And it’s not as if she’s just submitting to this life without complaint; her real anxieties are revealed when she calls up the Malacca Grill to make dinner reservations and bewails that it’s been “closed for 20 years oredi.” But she sees how affected he is, remembers the man he used to be, and because she is still the woman who fell in love with that man and because she does still remember all that he has probably forgotten, she stays.

And that’s why it’s called a loss. It meant something to you. Edgar was weeping at the end of the play because he knows that whatever it is he can’t remember was valuable to him. Mama lost her husband but is grieving more over the loss of her sons and her own sense of self. Hanif sacrificed true love and his true self to save face for his conservative family, and then sacrificed his family to save them from himself, because having rejected his true self, it is only the possible monstrous version of it that he sees. If you don’t really care about something when you lose it, it’s not a loss. It is not grieved over, it is quickly replaced by other more important, more profoundly moving people, experiences.

As someone who has experienced such a loss, Sisa Sisa is gold. But I want another play to help me not be so afraid of losing again, and not be so afraid of caring so much about something I could lose. Maybe I should just be more patient.

Shining Again

I found this in my Notes, written a few days before M’s death anniversary. I share it now, because the reason why I was going through my Notes is I am writing again. Or at least, it isn’t as difficult as it was the last year. Now, encyclopedia entries are much easier to write, and I’ve already published an essay on what’s happening in the contemporary dance scene in the Philippines, and a review of a site specific festival featuring some of the most exciting choreographers in Malaysia.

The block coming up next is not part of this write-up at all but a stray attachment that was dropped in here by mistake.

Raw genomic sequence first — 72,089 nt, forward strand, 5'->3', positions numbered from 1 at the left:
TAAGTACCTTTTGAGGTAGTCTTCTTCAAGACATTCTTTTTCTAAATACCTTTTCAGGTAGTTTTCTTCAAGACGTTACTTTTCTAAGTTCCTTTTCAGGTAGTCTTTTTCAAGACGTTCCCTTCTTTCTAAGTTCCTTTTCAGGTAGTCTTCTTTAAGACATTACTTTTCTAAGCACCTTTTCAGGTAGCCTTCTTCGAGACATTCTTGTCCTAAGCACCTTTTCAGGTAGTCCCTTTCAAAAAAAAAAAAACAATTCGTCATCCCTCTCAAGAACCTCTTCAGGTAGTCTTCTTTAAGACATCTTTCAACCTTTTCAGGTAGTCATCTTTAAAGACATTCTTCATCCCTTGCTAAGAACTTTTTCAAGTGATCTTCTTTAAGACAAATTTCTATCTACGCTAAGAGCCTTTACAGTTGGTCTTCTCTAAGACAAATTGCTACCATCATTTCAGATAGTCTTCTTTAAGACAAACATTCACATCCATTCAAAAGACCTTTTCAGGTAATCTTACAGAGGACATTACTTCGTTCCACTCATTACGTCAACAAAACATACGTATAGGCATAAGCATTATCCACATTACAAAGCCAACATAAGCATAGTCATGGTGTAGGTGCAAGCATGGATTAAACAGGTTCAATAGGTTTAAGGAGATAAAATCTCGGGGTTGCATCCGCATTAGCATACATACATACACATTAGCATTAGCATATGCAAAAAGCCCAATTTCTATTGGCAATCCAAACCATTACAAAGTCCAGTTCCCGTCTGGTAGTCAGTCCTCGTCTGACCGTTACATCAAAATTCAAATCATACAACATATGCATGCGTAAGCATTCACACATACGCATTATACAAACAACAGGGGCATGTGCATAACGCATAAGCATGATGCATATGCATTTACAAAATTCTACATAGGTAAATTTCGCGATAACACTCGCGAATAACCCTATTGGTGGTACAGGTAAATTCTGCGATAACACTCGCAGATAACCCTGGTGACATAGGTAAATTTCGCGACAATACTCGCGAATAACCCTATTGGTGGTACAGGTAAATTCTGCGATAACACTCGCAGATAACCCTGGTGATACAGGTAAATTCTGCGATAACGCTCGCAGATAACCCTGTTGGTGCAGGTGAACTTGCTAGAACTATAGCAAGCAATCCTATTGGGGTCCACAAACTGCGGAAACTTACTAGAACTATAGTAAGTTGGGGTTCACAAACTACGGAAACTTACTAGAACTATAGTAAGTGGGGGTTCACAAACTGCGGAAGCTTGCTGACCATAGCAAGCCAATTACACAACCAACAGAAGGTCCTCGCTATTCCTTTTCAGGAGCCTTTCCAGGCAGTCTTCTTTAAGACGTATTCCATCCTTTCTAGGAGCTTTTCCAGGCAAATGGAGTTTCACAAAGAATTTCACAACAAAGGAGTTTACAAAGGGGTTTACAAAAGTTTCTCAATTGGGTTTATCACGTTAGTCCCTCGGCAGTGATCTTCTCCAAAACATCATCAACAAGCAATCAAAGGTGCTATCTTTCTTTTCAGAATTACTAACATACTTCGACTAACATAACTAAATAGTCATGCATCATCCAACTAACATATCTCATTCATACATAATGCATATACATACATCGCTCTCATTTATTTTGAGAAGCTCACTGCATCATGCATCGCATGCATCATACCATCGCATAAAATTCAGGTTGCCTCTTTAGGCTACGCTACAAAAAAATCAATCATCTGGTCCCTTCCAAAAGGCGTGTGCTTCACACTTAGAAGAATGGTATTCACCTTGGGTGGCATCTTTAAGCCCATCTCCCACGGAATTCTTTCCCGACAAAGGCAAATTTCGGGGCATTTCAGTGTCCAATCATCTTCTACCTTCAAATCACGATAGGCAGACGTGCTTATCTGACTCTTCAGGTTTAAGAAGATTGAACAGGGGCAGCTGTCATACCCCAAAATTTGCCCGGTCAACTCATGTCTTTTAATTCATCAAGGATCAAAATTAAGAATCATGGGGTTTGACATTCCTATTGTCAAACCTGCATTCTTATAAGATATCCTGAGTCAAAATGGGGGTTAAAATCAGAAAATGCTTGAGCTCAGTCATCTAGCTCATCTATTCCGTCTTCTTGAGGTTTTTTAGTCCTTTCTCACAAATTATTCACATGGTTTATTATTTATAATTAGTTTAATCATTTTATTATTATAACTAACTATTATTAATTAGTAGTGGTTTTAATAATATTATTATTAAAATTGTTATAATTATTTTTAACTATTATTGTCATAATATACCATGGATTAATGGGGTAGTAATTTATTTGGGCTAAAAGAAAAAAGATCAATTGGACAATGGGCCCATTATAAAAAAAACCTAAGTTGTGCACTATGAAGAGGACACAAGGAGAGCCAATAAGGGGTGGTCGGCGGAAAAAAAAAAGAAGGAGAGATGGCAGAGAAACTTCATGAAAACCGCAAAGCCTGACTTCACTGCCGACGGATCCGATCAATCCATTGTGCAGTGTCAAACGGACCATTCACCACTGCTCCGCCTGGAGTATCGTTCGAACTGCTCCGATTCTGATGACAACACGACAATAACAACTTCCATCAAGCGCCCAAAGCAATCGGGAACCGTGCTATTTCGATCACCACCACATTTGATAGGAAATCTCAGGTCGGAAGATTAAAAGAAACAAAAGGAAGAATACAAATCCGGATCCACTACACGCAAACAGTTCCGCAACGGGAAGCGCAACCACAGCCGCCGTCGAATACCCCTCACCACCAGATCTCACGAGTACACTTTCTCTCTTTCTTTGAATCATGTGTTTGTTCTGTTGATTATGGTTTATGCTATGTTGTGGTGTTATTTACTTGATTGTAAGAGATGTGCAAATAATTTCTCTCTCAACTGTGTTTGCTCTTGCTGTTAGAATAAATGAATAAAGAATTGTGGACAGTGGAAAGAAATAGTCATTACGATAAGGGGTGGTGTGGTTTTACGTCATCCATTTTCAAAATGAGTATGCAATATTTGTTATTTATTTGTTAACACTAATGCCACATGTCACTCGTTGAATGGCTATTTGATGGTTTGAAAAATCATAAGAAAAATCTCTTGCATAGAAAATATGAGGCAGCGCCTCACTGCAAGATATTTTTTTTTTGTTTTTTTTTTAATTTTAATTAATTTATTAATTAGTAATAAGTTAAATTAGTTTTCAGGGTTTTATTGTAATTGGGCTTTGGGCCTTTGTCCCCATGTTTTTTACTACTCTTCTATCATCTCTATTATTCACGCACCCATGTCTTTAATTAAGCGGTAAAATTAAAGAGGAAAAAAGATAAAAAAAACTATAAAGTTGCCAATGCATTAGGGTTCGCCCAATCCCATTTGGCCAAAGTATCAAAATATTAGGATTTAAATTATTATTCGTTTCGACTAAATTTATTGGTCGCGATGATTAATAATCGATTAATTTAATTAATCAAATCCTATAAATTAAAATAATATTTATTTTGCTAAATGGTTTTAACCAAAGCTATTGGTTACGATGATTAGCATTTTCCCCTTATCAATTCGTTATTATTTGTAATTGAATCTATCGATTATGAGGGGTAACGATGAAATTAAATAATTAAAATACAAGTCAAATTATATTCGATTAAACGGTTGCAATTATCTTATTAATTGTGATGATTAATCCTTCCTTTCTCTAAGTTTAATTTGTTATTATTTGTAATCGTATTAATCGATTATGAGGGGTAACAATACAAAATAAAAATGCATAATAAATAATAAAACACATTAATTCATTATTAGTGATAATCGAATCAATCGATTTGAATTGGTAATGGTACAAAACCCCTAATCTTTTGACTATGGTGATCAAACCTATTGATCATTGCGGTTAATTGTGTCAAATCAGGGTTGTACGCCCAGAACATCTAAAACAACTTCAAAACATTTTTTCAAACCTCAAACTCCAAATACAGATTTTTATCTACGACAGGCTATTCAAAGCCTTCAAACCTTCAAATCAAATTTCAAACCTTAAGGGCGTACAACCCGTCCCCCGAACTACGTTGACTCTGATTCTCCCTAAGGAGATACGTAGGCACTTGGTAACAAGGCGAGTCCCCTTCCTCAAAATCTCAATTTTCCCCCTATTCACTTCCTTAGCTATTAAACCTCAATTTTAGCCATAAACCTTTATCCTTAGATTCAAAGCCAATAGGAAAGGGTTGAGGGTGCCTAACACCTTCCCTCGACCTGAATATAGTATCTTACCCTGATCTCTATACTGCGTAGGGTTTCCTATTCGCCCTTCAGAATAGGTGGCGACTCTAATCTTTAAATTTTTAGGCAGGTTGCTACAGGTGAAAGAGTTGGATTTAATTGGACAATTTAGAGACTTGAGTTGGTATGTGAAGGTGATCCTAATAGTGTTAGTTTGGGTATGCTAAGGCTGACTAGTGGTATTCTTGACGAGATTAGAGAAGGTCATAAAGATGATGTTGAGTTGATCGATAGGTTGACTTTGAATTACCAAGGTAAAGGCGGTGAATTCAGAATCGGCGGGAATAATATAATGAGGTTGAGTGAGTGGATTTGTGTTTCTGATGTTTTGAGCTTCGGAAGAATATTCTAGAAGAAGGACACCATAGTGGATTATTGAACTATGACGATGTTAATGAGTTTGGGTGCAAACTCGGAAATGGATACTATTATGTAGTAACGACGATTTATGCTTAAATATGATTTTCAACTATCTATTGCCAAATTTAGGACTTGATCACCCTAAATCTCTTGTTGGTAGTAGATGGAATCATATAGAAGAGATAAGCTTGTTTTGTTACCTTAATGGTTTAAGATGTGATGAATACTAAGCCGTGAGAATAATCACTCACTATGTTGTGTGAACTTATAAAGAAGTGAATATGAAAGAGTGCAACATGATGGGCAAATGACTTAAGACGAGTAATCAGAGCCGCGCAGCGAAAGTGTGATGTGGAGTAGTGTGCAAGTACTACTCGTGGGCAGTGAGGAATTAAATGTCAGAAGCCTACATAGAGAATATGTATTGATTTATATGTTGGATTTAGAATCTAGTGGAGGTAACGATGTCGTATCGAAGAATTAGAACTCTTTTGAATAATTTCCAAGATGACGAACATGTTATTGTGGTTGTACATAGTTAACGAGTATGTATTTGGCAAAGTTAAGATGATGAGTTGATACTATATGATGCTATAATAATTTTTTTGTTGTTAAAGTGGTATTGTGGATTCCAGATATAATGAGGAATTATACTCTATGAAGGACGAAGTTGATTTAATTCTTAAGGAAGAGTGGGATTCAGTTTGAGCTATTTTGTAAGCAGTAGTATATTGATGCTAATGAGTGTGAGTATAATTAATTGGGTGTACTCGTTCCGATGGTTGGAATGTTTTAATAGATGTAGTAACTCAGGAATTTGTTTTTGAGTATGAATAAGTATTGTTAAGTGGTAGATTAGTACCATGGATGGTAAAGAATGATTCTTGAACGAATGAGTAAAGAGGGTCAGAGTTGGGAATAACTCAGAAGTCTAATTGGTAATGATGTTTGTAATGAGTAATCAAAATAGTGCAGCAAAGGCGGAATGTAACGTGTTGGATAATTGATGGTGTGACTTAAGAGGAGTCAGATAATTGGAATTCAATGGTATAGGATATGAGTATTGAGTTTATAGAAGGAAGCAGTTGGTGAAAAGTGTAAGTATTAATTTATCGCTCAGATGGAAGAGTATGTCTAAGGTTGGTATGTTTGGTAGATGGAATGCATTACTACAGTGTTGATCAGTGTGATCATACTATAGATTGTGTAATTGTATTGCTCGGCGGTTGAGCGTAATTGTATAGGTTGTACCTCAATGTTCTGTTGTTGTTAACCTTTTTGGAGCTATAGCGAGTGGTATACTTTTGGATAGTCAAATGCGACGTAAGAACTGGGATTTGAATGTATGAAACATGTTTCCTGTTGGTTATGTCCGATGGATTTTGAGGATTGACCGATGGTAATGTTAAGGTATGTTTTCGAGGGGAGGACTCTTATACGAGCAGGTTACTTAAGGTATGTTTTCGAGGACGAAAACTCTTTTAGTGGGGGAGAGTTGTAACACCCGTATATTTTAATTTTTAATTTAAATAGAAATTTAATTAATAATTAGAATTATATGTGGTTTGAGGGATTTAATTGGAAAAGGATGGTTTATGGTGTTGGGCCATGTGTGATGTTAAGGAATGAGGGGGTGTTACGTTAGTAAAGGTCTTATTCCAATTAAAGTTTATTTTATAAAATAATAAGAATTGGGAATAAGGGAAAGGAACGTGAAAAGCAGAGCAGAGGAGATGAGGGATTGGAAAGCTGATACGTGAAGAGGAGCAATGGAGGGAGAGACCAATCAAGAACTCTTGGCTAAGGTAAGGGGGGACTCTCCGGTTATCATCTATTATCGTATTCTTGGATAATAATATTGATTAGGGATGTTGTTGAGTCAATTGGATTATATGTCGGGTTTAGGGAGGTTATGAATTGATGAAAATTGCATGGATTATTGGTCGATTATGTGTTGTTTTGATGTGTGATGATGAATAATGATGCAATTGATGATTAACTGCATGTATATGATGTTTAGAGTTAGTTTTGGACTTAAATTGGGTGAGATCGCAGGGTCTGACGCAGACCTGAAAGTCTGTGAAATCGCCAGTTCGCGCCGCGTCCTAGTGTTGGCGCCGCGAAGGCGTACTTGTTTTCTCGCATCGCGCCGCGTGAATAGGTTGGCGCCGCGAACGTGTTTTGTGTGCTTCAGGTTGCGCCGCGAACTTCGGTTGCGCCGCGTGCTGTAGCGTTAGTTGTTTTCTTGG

Also, I’m starting to shine again. Life is good.

April 27, 2015, 1:22 AM

I don’t seem to be writing these days.

Mikah calls the year when I was writing my MA thesis the worst year of his life. He was always depressed, it seemed and I was never there for him, I was writing. He only told me this after I graduated, and I felt so horrible because I had no idea. The song he wrote for me has this lyric:

With you, I’m shining

Without you, I’m fine

I realise because it was very clear to both of us that I could live without him. But now that I am living without him, I am not always sure how fine I really am.

I started writing in my journal again after he died because there are too many thoughts running riot in my brain that I’m sure none of my family and friends should be burdened with. Aside from that, I have been pushing to finish my commitments to the encyclopedia of Philippine art project that I’ve been working on since 2013. After that, I don’t feel compelled to write about anything, like my brain wants a rest from thinking. Well, no not from thinking, it kinda does that on overdrive. My brain wants a rest from working. Once I have to organise thoughts on paper, the brain goes, “too tired, lah. Oh look, your floor needs sweeping…”

When Mikah broke up with me in 2010, I threw myself into dancing to get over my heartbreak. This year, I have done more dancing than any year of my life, of course besides the years I was professionally employed as a dancer and that’s all I did all day and night. Dancing again to get over my heartbreak. Hey, it works.